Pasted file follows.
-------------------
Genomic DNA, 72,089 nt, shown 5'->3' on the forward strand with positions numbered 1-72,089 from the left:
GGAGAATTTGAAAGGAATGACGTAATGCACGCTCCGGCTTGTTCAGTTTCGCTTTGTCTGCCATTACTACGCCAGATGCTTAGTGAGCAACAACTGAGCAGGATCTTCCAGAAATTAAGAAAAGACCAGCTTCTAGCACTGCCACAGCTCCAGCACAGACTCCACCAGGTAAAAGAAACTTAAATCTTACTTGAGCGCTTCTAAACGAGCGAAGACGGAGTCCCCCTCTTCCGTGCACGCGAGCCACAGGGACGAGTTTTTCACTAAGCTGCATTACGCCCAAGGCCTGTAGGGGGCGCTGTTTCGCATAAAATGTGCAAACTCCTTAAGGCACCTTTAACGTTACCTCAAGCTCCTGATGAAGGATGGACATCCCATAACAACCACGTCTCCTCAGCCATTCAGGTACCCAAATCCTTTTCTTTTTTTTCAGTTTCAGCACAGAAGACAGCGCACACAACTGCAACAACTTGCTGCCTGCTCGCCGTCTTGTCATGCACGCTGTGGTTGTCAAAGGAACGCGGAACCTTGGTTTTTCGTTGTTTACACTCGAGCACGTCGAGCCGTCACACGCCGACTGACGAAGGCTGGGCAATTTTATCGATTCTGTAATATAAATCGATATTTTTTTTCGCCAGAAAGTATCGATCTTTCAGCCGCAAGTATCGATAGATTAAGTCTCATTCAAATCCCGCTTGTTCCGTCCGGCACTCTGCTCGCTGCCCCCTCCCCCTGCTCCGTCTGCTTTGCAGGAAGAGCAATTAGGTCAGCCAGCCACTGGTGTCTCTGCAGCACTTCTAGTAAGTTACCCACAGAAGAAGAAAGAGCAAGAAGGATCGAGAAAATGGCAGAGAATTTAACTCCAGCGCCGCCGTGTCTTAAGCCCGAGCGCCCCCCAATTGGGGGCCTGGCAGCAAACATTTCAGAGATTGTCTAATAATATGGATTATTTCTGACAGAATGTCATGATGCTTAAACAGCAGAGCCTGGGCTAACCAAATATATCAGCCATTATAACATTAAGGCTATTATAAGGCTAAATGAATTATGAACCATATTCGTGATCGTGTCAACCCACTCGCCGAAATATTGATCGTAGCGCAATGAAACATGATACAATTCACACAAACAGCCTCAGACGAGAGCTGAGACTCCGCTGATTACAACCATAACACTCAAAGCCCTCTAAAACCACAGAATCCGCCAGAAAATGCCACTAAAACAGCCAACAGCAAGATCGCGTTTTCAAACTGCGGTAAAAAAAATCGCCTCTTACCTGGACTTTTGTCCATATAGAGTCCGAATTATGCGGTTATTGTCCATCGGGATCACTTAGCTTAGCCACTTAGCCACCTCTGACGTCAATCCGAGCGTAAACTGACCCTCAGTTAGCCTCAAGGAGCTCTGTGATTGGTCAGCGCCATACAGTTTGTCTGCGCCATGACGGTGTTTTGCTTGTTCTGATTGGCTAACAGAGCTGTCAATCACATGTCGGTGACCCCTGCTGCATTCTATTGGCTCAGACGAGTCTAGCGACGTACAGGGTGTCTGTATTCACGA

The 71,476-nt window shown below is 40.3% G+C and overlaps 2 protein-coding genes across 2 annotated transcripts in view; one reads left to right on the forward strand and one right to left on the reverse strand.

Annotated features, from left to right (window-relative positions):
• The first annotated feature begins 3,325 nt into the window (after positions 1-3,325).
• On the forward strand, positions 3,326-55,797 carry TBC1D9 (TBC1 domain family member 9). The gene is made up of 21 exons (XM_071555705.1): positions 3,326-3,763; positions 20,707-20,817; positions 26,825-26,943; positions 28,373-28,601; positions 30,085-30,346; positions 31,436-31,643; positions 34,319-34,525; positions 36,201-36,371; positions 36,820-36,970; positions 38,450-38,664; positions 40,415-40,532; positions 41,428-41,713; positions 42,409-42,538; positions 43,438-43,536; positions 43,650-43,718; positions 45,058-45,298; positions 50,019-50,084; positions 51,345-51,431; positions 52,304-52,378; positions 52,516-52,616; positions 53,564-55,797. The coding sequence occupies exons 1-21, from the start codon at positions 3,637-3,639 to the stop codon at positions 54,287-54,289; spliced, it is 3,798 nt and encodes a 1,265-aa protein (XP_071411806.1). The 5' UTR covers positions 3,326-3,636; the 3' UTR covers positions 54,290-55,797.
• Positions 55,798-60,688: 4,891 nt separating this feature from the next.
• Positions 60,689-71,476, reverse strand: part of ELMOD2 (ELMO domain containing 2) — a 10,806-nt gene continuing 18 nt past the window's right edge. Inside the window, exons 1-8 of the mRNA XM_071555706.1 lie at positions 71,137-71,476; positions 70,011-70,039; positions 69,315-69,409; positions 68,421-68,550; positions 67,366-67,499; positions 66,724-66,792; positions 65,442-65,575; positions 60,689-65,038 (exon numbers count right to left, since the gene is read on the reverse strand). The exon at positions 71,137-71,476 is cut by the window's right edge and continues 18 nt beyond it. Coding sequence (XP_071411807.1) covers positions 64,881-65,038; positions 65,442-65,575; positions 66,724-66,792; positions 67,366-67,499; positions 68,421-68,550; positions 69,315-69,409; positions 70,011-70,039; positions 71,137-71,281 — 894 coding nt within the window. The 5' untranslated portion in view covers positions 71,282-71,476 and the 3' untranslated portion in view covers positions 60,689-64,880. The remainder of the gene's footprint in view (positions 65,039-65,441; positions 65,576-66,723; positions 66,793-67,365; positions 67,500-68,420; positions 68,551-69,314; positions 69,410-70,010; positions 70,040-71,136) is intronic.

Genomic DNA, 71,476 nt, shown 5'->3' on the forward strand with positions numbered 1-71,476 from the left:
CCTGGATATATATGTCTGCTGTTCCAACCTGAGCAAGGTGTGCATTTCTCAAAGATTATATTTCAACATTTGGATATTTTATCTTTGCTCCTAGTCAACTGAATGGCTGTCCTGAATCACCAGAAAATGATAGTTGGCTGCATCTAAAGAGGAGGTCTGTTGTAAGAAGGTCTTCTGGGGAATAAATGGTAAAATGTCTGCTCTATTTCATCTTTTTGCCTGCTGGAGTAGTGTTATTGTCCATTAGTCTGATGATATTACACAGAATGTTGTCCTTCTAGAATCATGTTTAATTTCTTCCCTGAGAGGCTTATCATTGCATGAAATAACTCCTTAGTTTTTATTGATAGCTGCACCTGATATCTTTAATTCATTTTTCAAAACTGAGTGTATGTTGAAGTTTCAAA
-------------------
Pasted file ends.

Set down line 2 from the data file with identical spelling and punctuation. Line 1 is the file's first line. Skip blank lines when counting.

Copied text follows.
GGAGAATTTGAAAGGAATGACGTAATGCACGCTCCGGCTTGTTCAGTTTCGCTTTGTCTGCCATTACTACGCCAGATGCTTAGTGAGCAACAACTGAGCAGGATCTTCCAGAAATTAAGAAAAGACCAGCTTCTAGCACTGCCACAGCTCCAGCACAGACTCCACCAGGTAAAAGAAACTTAAATCTTACTTGAGCGCTTCTAAACGAGCGAAGACGGAGTCCCCCTCTTCCGTGCACGCGAGCCACAGGGACGAGTTTTTCACTAAGCTGCATTACGCCCAAGGCCTGTAGGGGGCGCTGTTTCGCATAAAATGTGCAAACTCCTTAAGGCACCTTTAACGTTACCTCAAGCTCCTGATGAAGGATGGACATCCCATAACAACCACGTCTCCTCAGCCATTCAGGTACCCAAATCCTTTTCTTTTTTTTCAGTTTCAGCACAGAAGACAGCGCACACAACTGCAACAACTTGCTGCCTGCTCGCCGTCTTGTCATGCACGCTGTGGTTGTCAAAGGAACGCGGAACCTTGGTTTTTCGTTGTTTACACTCGAGCACGTCGAGCCGTCACACGCCGACTGACGAAGGCTGGGCAATTTTATCGATTCTGTAATATAAATCGATATTTTTTTTCGCCAGAAAGTATCGATCTTTCAGCCGCAAGTATCGATAGATTAAGTCTCATTCAAATCCCGCTTGTTCCGTCCGGCACTCTGCTCGCTGCCCCCTCCCCCTGCTCCGTCTGCTTTGCAGGAAGAGCAATTAGGTCAGCCAGCCACTGGTGTCTCTGCAGCACTTCTAGTAAGTTACCCACAGAAGAAGAAAGAGCAAGAAGGATCGAGAAAATGGCAGAGAATTTAACTCCAGCGCCGCCGTGTCTTAAGCCCGAGCGCCCCCCAATTGGGGGCCTGGCAGCAAACATTTCAGAGATTGTCTAATAATATGGATTATTTCTGACAGAATGTCATGATGCTTAAACAGCAGAGCCTGGGCTAACCAAATATATCAGCCATTATAACATTAAGGCTATTATAAGGCTAAATGAATTATGAACCATATTCGTGATCGTGTCAACCCACTCGCCGAAATATTGATCGTAGCGCAATGAAACATGATACAATTCACACAAACAGCCTCAGACGAGAGCTGAGACTCCGCTGATTACAACCATAACACTCAAAGCCCTCTAAAACCACAGAATCCGCCAGAAAATGCCACTAAAACAGCCAACAGCAAGATCGCGTTTTCAAACTGCGGTAAAAAAAATCGCCTCTTACCTGGACTTTTGTCCATATAGAGTCCGAATTATGCGGTTATTGTCCATCGGGATCACTTAGCTTAGCCACTTAGCCACCTCTGACGTCAATCCGAGCGTAAACTGACCCTCAGTTAGCCTCAAGGAGCTCTGTGATTGGTCAGCGCCATACAGTTTGTCTGCGCCATGACGGTGTTTTGCTTGTTCTGATTGGCTAACAGAGCTGTCAATCACATGTCGGTGACCCCTGCTGCATTCTATTGGCTCAGACGAGTCTAGCGACGTACAGGGTGTCTGTATTCACGA